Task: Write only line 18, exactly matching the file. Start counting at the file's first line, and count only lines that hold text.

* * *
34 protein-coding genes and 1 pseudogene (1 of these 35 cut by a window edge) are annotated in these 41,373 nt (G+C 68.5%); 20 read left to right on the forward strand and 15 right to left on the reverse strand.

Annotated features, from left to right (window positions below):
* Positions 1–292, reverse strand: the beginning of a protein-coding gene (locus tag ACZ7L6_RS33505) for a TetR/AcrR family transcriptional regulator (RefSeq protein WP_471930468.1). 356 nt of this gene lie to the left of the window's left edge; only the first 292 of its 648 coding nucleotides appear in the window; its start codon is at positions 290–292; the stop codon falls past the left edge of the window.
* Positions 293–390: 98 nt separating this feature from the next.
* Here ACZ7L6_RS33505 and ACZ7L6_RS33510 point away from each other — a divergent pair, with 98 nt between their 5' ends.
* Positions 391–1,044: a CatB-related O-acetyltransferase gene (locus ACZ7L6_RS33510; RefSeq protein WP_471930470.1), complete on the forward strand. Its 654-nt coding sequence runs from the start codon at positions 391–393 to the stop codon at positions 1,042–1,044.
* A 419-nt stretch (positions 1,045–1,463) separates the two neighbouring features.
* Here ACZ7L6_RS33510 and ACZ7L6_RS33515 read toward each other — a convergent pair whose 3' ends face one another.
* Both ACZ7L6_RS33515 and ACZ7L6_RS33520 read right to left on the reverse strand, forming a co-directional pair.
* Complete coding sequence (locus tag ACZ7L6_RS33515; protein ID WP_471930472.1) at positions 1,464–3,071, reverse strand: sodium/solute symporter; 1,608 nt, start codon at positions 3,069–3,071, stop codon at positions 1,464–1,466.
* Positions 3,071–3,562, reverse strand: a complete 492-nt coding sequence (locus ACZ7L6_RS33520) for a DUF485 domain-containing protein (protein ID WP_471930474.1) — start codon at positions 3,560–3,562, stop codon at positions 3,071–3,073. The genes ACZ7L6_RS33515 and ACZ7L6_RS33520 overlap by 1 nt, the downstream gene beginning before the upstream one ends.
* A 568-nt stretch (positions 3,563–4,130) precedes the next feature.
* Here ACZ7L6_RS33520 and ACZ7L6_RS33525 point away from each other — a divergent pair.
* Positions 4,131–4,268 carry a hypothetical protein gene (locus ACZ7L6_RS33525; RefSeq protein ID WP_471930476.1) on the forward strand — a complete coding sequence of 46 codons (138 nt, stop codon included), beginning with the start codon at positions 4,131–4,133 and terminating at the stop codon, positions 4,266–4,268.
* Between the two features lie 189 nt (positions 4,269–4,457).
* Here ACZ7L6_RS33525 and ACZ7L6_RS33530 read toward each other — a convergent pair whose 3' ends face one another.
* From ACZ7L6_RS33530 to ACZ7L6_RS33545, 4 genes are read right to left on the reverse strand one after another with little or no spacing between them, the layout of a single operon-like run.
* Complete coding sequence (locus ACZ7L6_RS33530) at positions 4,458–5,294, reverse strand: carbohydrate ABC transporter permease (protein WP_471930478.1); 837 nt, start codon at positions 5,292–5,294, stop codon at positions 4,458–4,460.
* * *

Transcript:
* Complete coding sequence (locus ACZ7L6_RS33530) at positions 4,458–5,294, reverse strand: carbohydrate ABC transporter permease (protein WP_471930478.1); 837 nt, start codon at positions 5,292–5,294, stop codon at positions 4,458–4,460.